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Musical MEMS?

Posted By Administration, Tuesday, November 18, 2014

Written by: Stephen Whalley, Chief Strategy Officer, MEMS Industry Group

 

I had the pleasure of attending the 8th Annual Body Computing Conference on October 3rd 2014.  This was the second year I have attended, and once again it did not disappoint.  In one jam-packed day, this conference spearheaded by Dr. Leslie Saxon, Executive Director USC Center For Body Computing, brought together digital health rock stars of innovation from startups to the traditional establishments, investors, academics, athletes, and the general healthcare and technology supply chain.  While I could point out a number of interesting new devices, software, APPs and services that were announced at the conference, I’d like to give a brief mention of just one.

 

SingFit is a musical therapy mobile app.  It’s actually a bit of a stretch to mention it at all as it uses little to no MEMS technology.  I highlight it though as it won the Body Computing and Skullcandy SLAM contest.  The win highlights a growing trend in using music as a way to help patients comply with their therapies.  It is also fun and shows great results.  Rachel Francine and Andy Tubman developed and created the SingFit app to find new solutions for everything from autism and depression to chronic pain and Parkinson's disease, by using the world's oldest medicine, music, in a 21st century fashion. SingFit digitizes the evidence-based music therapy technique of lyric prompting, which enables practically everyone, including those with dementia, autism and traumatic brain injuries to sing on a regular basis in order to achieve therapeutic goals.  The videos that Andy showed at the event were truly inspiring.  They motivated me to think about what could be done if more MEMS and sensors were used in this way.

 

The Body Computing Conference topics and general industry landscape point to MEMS/sensors being front and center of the mobile health and handheld/wearable device discussion. During the conference, various speakers mentioned the current and future use and impact of MEMS/sensors throughout the day.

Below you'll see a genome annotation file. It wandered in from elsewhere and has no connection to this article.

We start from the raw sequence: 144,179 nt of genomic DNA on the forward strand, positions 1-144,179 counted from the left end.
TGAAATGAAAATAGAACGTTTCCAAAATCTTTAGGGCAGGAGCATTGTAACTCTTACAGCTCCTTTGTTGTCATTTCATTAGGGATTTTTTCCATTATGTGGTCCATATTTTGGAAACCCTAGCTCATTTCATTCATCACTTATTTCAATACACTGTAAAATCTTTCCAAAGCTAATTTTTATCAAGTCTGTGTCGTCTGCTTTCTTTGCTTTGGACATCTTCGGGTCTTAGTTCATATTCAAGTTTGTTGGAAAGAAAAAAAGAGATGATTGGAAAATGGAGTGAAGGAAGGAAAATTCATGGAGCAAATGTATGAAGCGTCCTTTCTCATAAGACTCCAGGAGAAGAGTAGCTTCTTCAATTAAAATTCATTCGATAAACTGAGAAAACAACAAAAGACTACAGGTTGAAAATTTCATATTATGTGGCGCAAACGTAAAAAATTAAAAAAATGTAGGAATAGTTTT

While there have been tremendous advancements in MEMS over the past two decades to meet the demanding needs of high-volume automotive and consumer electronics, we are still in our relative infancy when it comes to small form factor, low-power, low-cost mobile biosensors being applied in wellness and medical applications to deliver an easy-to-use consumer experience.  As one analyst and panel discussion pointed out, the future is not wearable…it’s invisible.  Is the MEMS/sensor industry capable of delivering on this future anytime soon?  When will implantable sensors, skin tattoo sensors and sensor-based clothing actually be a reality for the masses?  Lots more work to do here whether you believe it’s upon us already or will happen for the next generation.

 

The ‘more work to do’ aspect has got to involve closer cooperation between the healthcare industry and MEMS/sensor technologists.  While Dr. Saxon ‘s work and conference are a bright spot in bringing technological innovation into healthcare settings, and AliveCor is a notable success story here, we are just scratching the surface of the opportunity and the challenges still to come.

 

The good news is that many individuals, companies and industry bodies are coming together to discuss and debate the issues.  We need to move quickly to not just observe these challenges but to join and co-create the future of digital health. MEMS Industry Group has formed a healthcare working group to focus on what we can do to better serve not only the needs of our members and industry but to see how we can better serve the needs of the healthcare industry and our co-creation partners there.  There will be a panel and topic table session on this at the upcoming MEMS Executive Congress US 2014, November 5-7, Scottsdale, AZ.  Come sing, dance and co-create with us!

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